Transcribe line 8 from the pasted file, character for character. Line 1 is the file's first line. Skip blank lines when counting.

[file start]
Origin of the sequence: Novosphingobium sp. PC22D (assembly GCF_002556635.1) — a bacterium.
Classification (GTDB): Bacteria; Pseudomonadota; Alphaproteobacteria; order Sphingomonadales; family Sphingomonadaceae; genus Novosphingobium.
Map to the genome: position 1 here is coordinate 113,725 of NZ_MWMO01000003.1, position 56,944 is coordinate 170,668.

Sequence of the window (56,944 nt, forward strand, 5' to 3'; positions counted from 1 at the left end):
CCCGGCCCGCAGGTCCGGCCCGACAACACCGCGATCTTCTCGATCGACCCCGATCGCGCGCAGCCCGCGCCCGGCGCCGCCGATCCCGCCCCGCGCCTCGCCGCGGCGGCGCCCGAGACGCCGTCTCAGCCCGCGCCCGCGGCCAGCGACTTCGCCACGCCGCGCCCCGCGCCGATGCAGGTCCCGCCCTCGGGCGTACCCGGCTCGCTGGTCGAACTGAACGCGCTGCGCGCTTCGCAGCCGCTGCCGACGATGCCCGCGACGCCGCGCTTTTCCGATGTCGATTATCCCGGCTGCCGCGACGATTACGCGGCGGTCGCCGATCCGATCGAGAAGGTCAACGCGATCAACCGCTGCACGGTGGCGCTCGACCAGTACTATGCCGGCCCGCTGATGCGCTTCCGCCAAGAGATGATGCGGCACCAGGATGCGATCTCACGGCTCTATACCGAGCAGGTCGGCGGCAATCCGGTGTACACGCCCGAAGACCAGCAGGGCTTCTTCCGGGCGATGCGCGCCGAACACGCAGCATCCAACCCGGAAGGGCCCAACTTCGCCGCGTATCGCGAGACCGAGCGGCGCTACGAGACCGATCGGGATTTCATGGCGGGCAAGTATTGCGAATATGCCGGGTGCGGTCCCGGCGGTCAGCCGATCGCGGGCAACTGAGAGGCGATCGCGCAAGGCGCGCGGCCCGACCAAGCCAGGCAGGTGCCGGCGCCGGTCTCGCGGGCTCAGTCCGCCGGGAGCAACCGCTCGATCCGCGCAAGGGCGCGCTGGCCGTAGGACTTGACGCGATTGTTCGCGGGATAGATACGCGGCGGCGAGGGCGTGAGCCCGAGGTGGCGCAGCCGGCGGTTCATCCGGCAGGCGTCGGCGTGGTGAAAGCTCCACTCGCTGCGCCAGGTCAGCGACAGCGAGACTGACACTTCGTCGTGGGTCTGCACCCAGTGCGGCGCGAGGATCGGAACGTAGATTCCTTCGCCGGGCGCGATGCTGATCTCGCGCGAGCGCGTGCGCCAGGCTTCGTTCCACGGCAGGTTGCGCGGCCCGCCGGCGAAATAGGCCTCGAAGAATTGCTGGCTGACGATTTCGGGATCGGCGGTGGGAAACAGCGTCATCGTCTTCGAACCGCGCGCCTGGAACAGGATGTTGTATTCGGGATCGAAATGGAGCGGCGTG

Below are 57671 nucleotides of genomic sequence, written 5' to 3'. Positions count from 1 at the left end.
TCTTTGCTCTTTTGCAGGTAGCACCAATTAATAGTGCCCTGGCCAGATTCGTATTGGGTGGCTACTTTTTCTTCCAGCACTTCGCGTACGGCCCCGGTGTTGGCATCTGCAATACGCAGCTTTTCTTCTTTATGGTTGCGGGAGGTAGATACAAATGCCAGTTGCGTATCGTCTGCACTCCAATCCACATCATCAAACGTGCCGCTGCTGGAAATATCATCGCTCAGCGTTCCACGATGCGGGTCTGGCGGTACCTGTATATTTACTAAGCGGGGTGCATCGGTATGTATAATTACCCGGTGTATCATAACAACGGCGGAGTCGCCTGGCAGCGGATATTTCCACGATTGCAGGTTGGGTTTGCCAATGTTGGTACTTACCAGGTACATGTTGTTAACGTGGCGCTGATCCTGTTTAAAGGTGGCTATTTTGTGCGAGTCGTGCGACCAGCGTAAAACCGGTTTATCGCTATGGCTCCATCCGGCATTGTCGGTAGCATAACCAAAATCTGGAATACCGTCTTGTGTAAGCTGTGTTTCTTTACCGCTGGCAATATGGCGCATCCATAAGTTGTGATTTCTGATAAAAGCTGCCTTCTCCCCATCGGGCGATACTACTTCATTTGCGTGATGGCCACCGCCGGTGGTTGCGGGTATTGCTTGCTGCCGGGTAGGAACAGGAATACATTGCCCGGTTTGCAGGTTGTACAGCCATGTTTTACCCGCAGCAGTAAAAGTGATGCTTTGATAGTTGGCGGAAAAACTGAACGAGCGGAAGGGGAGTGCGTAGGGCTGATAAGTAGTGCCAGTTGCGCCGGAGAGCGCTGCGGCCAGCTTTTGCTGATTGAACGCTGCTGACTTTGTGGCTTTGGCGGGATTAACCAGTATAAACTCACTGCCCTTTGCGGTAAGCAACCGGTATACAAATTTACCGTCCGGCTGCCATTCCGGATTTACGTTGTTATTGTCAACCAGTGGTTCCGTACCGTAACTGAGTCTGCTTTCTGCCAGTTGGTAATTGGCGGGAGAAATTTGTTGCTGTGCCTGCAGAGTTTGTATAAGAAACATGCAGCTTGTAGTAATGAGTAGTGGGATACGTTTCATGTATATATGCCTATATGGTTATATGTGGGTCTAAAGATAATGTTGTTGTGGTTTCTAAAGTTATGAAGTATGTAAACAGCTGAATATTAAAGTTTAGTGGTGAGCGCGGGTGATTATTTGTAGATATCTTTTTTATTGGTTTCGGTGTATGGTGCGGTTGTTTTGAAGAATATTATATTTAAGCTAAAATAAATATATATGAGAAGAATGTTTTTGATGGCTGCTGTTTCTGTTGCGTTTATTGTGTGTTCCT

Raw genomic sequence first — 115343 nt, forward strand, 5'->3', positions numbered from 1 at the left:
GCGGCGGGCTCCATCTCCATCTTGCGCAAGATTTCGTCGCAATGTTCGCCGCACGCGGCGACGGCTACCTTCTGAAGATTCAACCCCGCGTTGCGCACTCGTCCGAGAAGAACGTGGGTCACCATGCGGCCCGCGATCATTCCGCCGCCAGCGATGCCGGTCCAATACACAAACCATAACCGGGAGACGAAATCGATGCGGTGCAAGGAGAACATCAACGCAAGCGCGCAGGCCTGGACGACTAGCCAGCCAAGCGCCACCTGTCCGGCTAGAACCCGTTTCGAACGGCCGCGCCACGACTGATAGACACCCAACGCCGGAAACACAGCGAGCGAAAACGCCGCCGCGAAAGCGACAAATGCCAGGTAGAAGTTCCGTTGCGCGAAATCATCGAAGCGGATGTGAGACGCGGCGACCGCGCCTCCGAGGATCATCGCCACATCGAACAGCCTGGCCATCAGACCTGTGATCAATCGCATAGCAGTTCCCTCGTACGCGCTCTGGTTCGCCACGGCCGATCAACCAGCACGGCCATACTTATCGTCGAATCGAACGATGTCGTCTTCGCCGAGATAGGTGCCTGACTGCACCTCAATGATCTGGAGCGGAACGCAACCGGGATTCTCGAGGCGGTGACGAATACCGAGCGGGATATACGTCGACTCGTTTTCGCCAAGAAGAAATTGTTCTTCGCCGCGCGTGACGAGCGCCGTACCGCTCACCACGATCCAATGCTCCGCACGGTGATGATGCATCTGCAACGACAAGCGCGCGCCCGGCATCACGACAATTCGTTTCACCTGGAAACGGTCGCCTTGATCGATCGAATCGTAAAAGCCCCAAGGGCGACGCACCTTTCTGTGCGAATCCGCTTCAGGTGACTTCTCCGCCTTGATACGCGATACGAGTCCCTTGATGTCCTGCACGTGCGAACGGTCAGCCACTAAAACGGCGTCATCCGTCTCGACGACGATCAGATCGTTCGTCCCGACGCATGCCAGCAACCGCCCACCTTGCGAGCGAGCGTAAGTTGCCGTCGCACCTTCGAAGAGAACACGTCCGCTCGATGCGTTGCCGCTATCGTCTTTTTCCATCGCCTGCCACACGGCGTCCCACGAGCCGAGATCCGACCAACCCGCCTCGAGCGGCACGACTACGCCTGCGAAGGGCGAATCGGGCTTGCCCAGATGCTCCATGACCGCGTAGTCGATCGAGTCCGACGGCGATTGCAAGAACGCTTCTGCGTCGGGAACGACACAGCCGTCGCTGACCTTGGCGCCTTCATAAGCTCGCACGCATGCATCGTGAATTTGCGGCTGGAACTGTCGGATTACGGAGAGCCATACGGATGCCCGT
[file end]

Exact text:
Raw genomic sequence first — 115343 nt, forward strand, 5'->3', positions numbered from 1 at the left: